Posted on Dec 30, 2020


EDMONTON – Earlier this month the UCP Government passed Bill 47, which removed presumptive Post-Traumatic Stress Disorder (PTSD) coverage for most workers in Alberta.  That change, and many other changes to the Occupational Health and Safety Act and the Workers Compensation Act, take effect on New Year’s Day.


“Today, a worker who has been diagnosed with a psychological injury after exposure to a traumatic event at work is presumptively covered, so they can begin receiving treatment as soon as possible. Starting Friday, workers in the same situation will have to prove their injury was work related, before the WCB will cover their treatment.” said NDP Critic for Labour, Christina Gray. “We know fewer injured workers will receive the help they need because the UCP bragged about the money this change would save in their Bill 47 fact sheets. Saving money by denying help to injured workers is morally wrong and the sign of a government with deeply flawed priorities.


“We’re battling a global pandemic and our frontline health care workers, our social workers, and our long-term care workers are all working in conditions they have never had to deal with before. As of Friday, Bill 47 will literally make it harder for the healthcare heroes carrying our province through this pandemic to get the supports they may need. Supports they unquestionably deserve. At a time when society is placing a greater emphasis on supporting mental health, the UCP government has passed regressive legislation that tries to save money by denying injured workers treatment.”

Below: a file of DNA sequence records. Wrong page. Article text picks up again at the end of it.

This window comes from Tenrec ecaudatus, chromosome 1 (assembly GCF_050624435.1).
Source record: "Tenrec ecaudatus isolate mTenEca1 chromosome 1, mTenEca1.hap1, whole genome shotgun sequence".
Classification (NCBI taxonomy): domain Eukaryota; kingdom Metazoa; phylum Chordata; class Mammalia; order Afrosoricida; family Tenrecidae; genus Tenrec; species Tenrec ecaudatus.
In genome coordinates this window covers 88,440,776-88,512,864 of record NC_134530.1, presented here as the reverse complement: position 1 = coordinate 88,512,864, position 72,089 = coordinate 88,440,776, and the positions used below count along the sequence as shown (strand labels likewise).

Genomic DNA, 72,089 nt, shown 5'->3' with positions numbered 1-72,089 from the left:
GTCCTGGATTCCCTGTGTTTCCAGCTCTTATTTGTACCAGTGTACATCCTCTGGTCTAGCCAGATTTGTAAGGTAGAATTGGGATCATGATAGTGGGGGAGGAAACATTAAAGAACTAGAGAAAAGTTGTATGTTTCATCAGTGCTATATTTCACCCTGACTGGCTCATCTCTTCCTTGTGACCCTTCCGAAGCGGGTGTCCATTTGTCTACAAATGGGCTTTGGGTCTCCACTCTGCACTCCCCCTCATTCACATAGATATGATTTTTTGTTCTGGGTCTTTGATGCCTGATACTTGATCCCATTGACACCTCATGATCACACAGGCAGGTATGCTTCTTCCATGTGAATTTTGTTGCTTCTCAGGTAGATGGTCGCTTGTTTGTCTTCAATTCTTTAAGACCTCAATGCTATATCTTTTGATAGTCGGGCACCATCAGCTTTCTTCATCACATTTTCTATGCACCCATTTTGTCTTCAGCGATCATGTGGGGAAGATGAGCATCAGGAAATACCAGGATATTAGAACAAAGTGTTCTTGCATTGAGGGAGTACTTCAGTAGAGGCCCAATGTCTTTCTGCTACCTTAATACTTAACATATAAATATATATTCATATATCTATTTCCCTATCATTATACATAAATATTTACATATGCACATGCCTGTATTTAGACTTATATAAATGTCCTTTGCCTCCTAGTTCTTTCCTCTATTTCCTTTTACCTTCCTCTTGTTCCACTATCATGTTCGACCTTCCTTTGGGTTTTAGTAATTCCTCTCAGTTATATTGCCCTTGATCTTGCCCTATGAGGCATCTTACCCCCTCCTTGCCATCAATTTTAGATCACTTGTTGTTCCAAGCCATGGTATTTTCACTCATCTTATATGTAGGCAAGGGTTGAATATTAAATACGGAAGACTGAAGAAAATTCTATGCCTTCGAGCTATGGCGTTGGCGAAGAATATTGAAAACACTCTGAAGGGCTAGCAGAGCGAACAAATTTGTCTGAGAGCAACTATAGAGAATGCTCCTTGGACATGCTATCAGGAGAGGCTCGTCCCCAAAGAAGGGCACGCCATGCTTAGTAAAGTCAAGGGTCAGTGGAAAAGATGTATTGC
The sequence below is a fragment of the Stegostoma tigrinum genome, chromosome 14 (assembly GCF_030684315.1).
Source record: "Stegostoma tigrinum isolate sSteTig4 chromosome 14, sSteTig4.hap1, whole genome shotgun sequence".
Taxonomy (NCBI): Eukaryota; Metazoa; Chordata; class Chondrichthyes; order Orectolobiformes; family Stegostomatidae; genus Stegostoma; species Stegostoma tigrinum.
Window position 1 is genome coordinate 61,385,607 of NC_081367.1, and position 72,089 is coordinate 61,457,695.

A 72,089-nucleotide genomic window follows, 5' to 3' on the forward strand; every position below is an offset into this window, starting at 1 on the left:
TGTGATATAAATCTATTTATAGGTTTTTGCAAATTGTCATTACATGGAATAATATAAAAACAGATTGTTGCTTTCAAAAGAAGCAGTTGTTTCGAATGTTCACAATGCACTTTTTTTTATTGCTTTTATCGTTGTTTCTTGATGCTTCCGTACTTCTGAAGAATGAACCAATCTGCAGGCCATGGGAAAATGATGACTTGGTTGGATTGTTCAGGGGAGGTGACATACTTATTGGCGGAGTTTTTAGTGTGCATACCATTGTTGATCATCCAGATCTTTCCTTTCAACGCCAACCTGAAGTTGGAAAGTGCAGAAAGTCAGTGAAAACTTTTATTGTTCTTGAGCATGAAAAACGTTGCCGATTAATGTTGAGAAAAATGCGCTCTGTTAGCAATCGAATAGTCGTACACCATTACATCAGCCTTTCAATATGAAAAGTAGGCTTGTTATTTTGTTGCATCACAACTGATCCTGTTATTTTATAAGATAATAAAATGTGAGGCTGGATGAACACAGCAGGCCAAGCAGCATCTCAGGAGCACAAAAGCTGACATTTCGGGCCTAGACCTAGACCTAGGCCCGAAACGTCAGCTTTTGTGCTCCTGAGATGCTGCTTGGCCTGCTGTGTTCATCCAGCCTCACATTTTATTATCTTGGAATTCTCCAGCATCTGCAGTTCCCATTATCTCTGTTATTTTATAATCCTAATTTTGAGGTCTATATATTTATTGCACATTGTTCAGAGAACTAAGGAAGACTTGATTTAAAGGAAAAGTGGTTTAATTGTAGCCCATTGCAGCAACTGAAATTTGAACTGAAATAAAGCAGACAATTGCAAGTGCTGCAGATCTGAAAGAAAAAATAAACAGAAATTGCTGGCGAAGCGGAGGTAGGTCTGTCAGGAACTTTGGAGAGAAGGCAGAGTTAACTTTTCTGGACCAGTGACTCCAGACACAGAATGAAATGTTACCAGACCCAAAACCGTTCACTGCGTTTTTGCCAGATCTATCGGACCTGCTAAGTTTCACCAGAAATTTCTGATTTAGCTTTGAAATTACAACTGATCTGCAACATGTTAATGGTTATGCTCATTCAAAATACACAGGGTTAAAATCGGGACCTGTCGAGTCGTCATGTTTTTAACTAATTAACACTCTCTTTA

Jamie Knight is a Registered Social Worker, Clinical Traumatologist, and owner of Good Life Collective, a private practice that focuses on counselling and consulting in the areas of trauma and crisis response. Her concern for workers with PTSD is that a WCB process that forces them to repeatedly relive their trauma can actually amplify the damage. Knight experienced this problem herself, while seeking PTSD coverage when she previously worked as a Primary Care Paramedic.


“Now as a Social Worker, I’m proud of the work that has been previously done to support presumptive coverage for psychological injuries in workers in Alberta, particularly our first responders.” said Knight.  “But, as of January 1, that disappears for so many other incredibly vital workers. Our healthcare workers, currently experiencing the unfolding moral injuries of a lifetime, will have to fight to justify their injured minds. Our tradesmen, who witness a critical accident at work, and try to save the life of a coworker will have to retell their story to someone not familiar with the tenderness needed to properly hold those stories. And once again, I myself, will be without the coverage that would have saved a part of me previously.”


Presumptive PTSD coverage remains intact for firefighters, police officers, peace officers, corrections officers, and emergency dispatchers. However, a recent study done at the University of Calgary indicates that 10-14% of police, firefighters and paramedics experience PTSD at work, but upwards of 17 per cent of nurses and 33 per cent of homeless shelter workers will. Nurses, homeless shelter workers and many other frontline positions had their presumptive PTSD coverage removed with the passing of the bill.